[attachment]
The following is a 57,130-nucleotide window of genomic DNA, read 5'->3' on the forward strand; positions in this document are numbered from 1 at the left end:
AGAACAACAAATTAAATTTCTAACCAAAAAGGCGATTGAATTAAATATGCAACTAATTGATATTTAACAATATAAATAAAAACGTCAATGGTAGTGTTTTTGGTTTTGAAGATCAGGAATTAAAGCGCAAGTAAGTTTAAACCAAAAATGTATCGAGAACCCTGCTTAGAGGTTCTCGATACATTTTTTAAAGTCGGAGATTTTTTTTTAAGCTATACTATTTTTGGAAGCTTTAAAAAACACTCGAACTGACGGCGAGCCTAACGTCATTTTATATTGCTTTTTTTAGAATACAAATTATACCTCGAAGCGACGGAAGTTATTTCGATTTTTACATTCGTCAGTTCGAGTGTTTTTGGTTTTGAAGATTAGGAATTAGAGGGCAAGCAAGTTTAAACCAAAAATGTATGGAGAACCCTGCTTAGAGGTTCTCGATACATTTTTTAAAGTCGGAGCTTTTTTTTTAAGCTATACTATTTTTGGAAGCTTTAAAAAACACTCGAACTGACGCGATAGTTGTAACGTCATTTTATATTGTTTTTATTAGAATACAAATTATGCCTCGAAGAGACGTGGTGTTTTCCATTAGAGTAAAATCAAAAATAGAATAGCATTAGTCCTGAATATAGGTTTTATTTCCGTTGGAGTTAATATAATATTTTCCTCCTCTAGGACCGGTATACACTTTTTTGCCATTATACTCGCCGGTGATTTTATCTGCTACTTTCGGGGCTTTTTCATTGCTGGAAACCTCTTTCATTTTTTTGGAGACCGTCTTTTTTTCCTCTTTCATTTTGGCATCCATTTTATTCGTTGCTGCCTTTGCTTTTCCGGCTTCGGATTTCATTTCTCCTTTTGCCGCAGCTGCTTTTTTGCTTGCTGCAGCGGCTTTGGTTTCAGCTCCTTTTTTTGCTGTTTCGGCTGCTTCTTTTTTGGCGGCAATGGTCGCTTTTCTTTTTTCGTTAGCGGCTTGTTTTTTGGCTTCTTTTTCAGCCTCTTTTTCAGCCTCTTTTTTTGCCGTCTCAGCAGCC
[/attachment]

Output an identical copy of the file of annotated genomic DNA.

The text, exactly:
The following is a 57,130-nucleotide window of genomic DNA, read 5'->3' on the forward strand; positions in this document are numbered from 1 at the left end:
AGAACAACAAATTAAATTTCTAACCAAAAAGGCGATTGAATTAAATATGCAACTAATTGATATTTAACAATATAAATAAAAACGTCAATGGTAGTGTTTTTGGTTTTGAAGATCAGGAATTAAAGCGCAAGTAAGTTTAAACCAAAAATGTATCGAGAACCCTGCTTAGAGGTTCTCGATACATTTTTTAAAGTCGGAGATTTTTTTTTAAGCTATACTATTTTTGGAAGCTTTAAAAAACACTCGAACTGACGGCGAGCCTAACGTCATTTTATATTGCTTTTTTTAGAATACAAATTATACCTCGAAGCGACGGAAGTTATTTCGATTTTTACATTCGTCAGTTCGAGTGTTTTTGGTTTTGAAGATTAGGAATTAGAGGGCAAGCAAGTTTAAACCAAAAATGTATGGAGAACCCTGCTTAGAGGTTCTCGATACATTTTTTAAAGTCGGAGCTTTTTTTTTAAGCTATACTATTTTTGGAAGCTTTAAAAAACACTCGAACTGACGCGATAGTTGTAACGTCATTTTATATTGTTTTTATTAGAATACAAATTATGCCTCGAAGAGACGTGGTGTTTTCCATTAGAGTAAAATCAAAAATAGAATAGCATTAGTCCTGAATATAGGTTTTATTTCCGTTGGAGTTAATATAATATTTTCCTCCTCTAGGACCGGTATACACTTTTTTGCCATTATACTCGCCGGTGATTTTATCTGCTACTTTCGGGGCTTTTTCATTGCTGGAAACCTCTTTCATTTTTTTGGAGACCGTCTTTTTTTCCTCTTTCATTTTGGCATCCATTTTATTCGTTGCTGCCTTTGCTTTTCCGGCTTCGGATTTCATTTCTCCTTTTGCCGCAGCTGCTTTTTTGCTTGCTGCAGCGGCTTTGGTTTCAGCTCCTTTTTTTGCTGTTTCGGCTGCTTCTTTTTTGGCGGCAATGGTCGCTTTTCTTTTTTCGTTAGCGGCTTGTTTTTTGGCTTCTTTTTCAGCCTCTTTTTCAGCCTCTTTTTTTGCCGTCTCAGCAGCC